When I worked at a country radio station back in the 1980's, I was always told how dedicated country listeners are. They are committed to their music, listen longer than listeners of other formats and don't like it if a song doesn't sound "Country." Today things are a bit different. Country music listeners are still dedicated but the music has changed a bit. Country sounds more like country rock rather than traditional country. There are now several groups of country listeners. Mainstream country listeners, listen to the contemporary country of today. They account for the majority of country listeners. However there are "specialty listeners who prefer traditional country or country music of the 70s and 80s. They are still as dedicated to the country music format. If your station is country and you can have a specialty traditional country show that airs at certain times but the overall format is country then that station makes sense. If the station had a specialty traditional country show and a hodgepodge of other music from various genres, this could be questionable, unless you are extremely local and have really engaged a local following, don't plan on gaining listeners.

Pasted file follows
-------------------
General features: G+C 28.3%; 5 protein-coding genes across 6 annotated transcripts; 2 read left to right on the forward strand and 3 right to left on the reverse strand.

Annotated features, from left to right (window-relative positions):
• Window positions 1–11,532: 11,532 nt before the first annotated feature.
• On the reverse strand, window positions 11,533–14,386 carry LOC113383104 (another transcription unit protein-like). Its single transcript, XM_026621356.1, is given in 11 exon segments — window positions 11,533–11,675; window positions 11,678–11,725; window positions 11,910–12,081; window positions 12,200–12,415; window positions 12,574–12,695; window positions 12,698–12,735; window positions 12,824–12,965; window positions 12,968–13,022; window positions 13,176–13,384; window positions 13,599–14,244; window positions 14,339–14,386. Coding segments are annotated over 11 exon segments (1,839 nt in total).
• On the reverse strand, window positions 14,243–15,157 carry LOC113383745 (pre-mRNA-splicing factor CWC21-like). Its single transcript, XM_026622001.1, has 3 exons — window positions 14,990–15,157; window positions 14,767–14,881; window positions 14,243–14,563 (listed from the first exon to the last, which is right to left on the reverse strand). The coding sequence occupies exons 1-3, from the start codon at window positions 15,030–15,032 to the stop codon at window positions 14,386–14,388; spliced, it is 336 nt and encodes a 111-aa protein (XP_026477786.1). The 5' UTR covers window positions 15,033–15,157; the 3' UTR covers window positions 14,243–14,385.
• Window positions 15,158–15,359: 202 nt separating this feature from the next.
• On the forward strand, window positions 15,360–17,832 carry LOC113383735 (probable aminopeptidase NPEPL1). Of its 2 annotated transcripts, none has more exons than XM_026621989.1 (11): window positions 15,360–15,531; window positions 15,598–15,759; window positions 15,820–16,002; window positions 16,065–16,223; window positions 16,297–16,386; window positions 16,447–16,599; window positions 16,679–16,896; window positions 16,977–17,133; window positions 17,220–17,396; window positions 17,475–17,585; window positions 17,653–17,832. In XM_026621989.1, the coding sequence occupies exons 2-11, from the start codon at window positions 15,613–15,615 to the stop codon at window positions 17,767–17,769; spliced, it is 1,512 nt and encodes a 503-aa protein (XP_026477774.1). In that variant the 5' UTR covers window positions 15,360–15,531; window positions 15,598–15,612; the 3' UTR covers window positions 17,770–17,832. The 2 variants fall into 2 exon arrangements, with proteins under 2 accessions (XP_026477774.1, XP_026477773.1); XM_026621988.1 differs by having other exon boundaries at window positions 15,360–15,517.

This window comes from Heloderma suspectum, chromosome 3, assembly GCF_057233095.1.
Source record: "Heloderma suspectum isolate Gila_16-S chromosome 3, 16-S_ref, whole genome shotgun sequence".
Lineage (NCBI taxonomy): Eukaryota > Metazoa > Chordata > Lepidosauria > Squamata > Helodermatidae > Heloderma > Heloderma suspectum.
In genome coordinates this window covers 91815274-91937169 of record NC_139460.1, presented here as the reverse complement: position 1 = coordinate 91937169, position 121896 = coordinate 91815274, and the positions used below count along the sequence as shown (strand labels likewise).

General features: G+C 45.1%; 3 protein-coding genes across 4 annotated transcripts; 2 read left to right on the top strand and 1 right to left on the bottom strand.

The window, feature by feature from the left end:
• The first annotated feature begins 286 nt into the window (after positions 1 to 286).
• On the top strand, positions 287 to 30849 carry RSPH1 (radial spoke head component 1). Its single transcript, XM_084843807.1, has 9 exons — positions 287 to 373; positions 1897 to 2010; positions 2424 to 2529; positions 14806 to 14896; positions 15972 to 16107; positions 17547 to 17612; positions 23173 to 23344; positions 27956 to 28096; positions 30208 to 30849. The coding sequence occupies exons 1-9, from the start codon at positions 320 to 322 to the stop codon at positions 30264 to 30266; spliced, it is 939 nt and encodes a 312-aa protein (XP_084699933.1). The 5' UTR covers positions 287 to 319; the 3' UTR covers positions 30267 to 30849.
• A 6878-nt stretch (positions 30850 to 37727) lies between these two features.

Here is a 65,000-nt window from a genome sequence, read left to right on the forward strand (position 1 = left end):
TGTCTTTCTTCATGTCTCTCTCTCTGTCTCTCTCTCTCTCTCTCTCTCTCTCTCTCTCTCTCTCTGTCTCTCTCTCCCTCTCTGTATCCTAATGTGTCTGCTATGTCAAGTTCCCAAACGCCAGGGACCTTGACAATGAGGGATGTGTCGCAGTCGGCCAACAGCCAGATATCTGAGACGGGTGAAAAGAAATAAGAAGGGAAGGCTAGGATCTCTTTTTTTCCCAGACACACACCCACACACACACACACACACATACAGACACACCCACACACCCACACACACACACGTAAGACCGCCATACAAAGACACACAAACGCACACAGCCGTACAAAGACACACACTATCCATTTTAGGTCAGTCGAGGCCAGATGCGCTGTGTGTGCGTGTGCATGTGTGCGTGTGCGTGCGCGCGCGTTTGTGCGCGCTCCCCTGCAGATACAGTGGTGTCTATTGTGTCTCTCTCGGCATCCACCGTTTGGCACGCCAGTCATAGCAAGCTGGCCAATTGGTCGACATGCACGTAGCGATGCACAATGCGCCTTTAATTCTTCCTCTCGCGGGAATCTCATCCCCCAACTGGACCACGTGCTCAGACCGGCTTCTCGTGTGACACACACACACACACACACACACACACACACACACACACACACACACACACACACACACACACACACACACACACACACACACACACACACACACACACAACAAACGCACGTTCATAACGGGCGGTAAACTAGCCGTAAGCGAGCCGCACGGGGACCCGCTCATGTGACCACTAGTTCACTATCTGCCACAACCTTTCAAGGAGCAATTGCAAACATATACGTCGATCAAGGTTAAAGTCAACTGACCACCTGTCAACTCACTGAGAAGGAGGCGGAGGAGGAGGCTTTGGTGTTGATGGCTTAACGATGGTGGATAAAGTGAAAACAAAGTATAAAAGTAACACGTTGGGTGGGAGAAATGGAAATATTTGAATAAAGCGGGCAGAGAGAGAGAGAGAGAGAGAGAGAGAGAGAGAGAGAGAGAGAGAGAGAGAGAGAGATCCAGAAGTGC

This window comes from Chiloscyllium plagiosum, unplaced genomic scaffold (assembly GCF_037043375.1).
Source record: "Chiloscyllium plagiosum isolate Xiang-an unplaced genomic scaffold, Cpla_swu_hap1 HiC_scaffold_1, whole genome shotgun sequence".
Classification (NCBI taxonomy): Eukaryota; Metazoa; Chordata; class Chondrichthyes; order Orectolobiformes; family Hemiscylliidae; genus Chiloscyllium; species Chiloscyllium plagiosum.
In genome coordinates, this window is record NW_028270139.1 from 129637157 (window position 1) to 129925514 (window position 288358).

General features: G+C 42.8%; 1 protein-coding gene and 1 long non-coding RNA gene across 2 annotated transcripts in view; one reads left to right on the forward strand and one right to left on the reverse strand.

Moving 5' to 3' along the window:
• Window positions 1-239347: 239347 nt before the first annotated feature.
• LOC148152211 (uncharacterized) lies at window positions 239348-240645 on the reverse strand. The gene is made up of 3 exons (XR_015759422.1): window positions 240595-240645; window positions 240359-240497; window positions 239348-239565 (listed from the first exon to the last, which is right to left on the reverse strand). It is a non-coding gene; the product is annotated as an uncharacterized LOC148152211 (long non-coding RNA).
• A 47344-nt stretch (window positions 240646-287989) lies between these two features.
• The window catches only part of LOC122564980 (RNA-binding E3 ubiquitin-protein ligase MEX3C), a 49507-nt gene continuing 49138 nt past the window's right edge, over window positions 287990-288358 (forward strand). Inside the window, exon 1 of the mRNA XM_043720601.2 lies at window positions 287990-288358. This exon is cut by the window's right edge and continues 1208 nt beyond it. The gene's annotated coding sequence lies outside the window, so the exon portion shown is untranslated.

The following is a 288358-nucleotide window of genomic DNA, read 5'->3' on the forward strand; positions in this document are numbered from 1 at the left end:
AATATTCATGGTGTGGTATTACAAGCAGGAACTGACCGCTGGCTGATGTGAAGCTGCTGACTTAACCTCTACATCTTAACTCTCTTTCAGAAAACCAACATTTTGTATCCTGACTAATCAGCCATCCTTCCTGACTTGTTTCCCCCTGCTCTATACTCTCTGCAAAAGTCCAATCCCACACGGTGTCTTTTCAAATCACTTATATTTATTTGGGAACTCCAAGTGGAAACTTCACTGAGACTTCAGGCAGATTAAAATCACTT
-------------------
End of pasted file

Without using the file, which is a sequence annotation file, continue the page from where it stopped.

Radio music formats should not confuse their audience. I've said this before you MUST tell your audience what you're doing. If a station plays 70's music in the morning and country in the evening what do they do to fill the other hours? You can promote the 70s and country show but if your listeners have no clue of what you're doing in between, don't count on increasing your listeners. Here's my theory. When you start a radio station whether it be LPFM or Internet, you must come up with the main concept at the beginning then you can add in the specialty shows. WHAT ARE YOU DOING? What is your main focus?? Years ago I worked for a big band radio station. The main format was pop vocals. They had a Sinatra show, a jazz show, and a show featuring only big bands but it all tied in to the main format which was pop vocals so it all made sense.